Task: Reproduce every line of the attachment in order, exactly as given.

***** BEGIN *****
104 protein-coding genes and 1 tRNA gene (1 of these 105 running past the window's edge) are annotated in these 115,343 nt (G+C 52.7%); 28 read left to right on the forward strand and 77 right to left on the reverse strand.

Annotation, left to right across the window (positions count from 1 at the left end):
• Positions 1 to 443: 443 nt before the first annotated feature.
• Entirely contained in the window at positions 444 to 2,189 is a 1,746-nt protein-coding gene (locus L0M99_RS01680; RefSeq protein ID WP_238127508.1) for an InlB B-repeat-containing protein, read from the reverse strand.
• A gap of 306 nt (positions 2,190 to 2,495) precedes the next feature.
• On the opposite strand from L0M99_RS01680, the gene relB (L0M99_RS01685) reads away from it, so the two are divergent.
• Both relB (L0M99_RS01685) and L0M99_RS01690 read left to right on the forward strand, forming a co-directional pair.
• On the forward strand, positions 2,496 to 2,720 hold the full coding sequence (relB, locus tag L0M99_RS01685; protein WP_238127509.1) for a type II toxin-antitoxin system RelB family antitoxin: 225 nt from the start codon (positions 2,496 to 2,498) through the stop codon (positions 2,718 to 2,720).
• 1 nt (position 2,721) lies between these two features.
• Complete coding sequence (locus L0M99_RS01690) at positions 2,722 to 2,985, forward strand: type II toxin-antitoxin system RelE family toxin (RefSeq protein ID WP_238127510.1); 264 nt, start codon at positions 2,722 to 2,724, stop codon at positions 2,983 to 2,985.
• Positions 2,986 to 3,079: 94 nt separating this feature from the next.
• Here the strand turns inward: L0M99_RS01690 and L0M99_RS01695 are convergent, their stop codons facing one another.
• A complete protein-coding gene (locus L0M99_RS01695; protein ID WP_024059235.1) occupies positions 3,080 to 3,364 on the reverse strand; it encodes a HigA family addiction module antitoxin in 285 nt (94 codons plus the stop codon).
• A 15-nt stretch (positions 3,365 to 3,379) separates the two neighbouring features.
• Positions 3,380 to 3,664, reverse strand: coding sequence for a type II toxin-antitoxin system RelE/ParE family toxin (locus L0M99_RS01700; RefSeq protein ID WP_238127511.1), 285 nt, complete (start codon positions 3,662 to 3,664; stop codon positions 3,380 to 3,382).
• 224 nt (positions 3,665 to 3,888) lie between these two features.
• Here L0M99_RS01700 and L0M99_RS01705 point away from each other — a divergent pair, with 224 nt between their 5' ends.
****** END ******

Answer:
104 protein-coding genes and 1 tRNA gene (1 of these 105 running past the window's edge) are annotated in these 115,343 nt (G+C 52.7%); 28 read left to right on the forward strand and 77 right to left on the reverse strand.

Annotation, left to right across the window (positions count from 1 at the left end):
• Positions 1 to 443: 443 nt before the first annotated feature.
• Entirely contained in the window at positions 444 to 2,189 is a 1,746-nt protein-coding gene (locus L0M99_RS01680; RefSeq protein ID WP_238127508.1) for an InlB B-repeat-containing protein, read from the reverse strand.
• A gap of 306 nt (positions 2,190 to 2,495) precedes the next feature.
• On the opposite strand from L0M99_RS01680, the gene relB (L0M99_RS01685) reads away from it, so the two are divergent.
• Both relB (L0M99_RS01685) and L0M99_RS01690 read left to right on the forward strand, forming a co-directional pair.
• On the forward strand, positions 2,496 to 2,720 hold the full coding sequence (relB, locus tag L0M99_RS01685; protein WP_238127509.1) for a type II toxin-antitoxin system RelB family antitoxin: 225 nt from the start codon (positions 2,496 to 2,498) through the stop codon (positions 2,718 to 2,720).
• 1 nt (position 2,721) lies between these two features.
• Complete coding sequence (locus L0M99_RS01690) at positions 2,722 to 2,985, forward strand: type II toxin-antitoxin system RelE family toxin (RefSeq protein ID WP_238127510.1); 264 nt, start codon at positions 2,722 to 2,724, stop codon at positions 2,983 to 2,985.
• Positions 2,986 to 3,079: 94 nt separating this feature from the next.
• Here the strand turns inward: L0M99_RS01690 and L0M99_RS01695 are convergent, their stop codons facing one another.
• A complete protein-coding gene (locus L0M99_RS01695; protein ID WP_024059235.1) occupies positions 3,080 to 3,364 on the reverse strand; it encodes a HigA family addiction module antitoxin in 285 nt (94 codons plus the stop codon).
• A 15-nt stretch (positions 3,365 to 3,379) separates the two neighbouring features.
• Positions 3,380 to 3,664, reverse strand: coding sequence for a type II toxin-antitoxin system RelE/ParE family toxin (locus L0M99_RS01700; RefSeq protein ID WP_238127511.1), 285 nt, complete (start codon positions 3,662 to 3,664; stop codon positions 3,380 to 3,382).
• 224 nt (positions 3,665 to 3,888) lie between these two features.
• Here L0M99_RS01700 and L0M99_RS01705 point away from each other — a divergent pair, with 224 nt between their 5' ends.